Objective: Endovascular abdominal aortic aneurysm repair (EVAR) sometimes requires internal iliac artery (IIA) coverage to achieve a landing zone in the external iliac artery. The aim of this study was to determine complication rates following IIA exclusion.
Materials and methods: A systematic review of key journals was undertaken from January 1980 to April 2016. Studies detailing occlusion (using coils or plugs) or coverage of the IIA with outcome data were included. Weighted means were calculated for continuous variables. Meta-analysis was performed when comparative data were available. Quality was assessed using the GRADE system.
Results: Sixty-one non-randomised studies (2671 patients; 2748 IIAs) were analysed. Fifteen per cent of EVARs require IIA sacrifice. Buttock claudication (BC) occurred in 27.9% of patients, although 48.0% resolved after 21.8 months. BC rates were 32.6% with coils, 23.8% with plugs, and 12.9% with coverage alone, and less with unilateral (vs. bilateral) IIA treatment (OR 0.57, 95% CI 0.36-0.91). More proximal coil placement resulted in lower rates of BC (OR 0.12, 95% CI 0.03-0.48). Erectile dysfunction occurred in 10.2% of males, with higher rates after coiling. Type II endoleaks were more frequent after covering alone; however re-interventions were rare. Significant ischaemic events (bowel/gluteal/spinal ischaemia) were very rare. Plugs were quicker to place and required less radiation (p < .001) than coils. GRADE scoring was very low for all outcomes.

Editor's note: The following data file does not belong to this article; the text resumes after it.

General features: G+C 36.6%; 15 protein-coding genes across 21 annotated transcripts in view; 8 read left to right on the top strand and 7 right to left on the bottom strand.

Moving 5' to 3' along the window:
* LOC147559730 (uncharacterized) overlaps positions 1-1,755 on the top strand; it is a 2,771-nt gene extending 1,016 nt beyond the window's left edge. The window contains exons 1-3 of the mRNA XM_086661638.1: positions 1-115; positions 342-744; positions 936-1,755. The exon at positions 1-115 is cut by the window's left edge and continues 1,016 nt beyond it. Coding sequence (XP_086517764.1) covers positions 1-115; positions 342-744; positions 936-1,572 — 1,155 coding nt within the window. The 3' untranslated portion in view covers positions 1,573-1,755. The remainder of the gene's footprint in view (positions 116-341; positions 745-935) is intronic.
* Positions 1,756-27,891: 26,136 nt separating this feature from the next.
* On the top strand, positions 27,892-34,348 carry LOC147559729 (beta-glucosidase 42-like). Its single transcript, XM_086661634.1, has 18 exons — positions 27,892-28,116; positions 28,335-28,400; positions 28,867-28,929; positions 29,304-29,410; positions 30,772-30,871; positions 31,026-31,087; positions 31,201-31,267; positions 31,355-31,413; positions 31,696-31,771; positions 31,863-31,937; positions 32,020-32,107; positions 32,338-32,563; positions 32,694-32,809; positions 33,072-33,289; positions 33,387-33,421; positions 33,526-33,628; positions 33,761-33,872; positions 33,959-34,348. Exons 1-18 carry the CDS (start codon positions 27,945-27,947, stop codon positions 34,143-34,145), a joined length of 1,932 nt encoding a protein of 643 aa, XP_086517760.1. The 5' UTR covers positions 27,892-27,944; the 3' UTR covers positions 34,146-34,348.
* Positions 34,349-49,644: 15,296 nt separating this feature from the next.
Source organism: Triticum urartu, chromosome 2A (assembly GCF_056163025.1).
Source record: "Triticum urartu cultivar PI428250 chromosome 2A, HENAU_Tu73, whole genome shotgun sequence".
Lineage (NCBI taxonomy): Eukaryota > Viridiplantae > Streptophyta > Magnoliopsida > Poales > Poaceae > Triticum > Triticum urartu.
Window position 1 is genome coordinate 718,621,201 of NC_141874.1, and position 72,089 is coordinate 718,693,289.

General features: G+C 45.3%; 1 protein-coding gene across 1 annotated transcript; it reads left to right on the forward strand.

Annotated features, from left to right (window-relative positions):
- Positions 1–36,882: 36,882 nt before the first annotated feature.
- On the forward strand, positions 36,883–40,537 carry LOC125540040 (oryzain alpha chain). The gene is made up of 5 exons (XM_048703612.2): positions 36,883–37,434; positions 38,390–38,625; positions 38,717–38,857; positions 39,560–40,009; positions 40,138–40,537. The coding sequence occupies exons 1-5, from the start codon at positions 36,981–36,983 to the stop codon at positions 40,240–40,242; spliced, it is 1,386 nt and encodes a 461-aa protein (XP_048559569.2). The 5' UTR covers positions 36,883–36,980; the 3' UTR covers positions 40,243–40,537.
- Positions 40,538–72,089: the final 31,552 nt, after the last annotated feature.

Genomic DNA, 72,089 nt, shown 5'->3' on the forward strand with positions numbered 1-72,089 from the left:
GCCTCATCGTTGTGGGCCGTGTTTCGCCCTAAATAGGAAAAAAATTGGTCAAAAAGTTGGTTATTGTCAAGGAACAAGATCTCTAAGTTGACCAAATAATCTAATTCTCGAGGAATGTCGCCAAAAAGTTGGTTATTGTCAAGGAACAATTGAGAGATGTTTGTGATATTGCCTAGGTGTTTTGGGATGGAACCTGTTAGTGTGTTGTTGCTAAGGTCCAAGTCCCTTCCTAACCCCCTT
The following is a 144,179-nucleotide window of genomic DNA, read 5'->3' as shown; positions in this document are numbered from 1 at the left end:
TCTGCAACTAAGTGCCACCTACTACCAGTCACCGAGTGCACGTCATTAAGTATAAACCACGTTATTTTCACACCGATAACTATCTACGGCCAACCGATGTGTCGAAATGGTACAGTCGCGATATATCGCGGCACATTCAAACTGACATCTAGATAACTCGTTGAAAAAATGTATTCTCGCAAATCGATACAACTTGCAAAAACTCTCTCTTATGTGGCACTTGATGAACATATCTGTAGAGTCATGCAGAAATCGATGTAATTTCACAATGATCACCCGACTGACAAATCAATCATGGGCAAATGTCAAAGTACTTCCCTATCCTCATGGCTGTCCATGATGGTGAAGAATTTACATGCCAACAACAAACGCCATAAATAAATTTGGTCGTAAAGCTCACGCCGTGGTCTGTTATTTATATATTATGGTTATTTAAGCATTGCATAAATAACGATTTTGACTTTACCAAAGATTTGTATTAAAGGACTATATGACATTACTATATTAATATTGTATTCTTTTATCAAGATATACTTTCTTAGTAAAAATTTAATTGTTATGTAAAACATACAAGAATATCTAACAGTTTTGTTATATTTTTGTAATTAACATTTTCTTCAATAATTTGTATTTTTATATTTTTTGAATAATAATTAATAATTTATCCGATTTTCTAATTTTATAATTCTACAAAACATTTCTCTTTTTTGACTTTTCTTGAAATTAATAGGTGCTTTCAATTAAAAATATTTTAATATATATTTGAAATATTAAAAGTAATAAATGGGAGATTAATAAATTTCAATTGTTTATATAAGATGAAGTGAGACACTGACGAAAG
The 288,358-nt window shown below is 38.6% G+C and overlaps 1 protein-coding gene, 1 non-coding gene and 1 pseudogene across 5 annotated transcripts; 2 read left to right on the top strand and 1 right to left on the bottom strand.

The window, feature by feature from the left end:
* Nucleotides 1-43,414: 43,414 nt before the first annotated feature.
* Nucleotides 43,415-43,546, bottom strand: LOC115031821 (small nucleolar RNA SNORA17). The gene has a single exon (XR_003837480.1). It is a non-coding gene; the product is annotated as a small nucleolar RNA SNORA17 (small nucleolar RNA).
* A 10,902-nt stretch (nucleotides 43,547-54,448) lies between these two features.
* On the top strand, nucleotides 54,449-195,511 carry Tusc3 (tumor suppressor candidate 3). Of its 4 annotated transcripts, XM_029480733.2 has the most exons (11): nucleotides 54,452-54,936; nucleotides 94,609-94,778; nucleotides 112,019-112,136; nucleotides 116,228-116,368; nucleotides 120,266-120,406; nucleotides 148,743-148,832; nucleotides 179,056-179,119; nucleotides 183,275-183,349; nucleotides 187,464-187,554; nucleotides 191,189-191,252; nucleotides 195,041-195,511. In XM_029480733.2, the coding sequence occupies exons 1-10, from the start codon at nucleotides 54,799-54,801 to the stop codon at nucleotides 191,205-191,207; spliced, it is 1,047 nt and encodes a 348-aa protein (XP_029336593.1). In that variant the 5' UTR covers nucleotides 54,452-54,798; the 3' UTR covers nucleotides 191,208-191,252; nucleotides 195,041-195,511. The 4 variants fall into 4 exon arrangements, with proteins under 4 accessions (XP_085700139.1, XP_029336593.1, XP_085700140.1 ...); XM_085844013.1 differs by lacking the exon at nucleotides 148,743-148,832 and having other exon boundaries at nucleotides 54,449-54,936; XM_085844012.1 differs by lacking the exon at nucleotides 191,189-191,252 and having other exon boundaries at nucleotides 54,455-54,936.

Conclusion: Overall the quality of reported data on IIA sacrifice is poor. Buttock claudication and erectile dysfunction occurred frequently after IIA sacrifice. Where both options are technically possible, plugs could be considered preferential to coils, and placed as proximally in the IIA as possible.
Keywords: EVAR; Endovascular aneurysm repair; Hypogastric artery; Internal iliac artery.
Copyright © 2017. Published by Elsevier Ltd.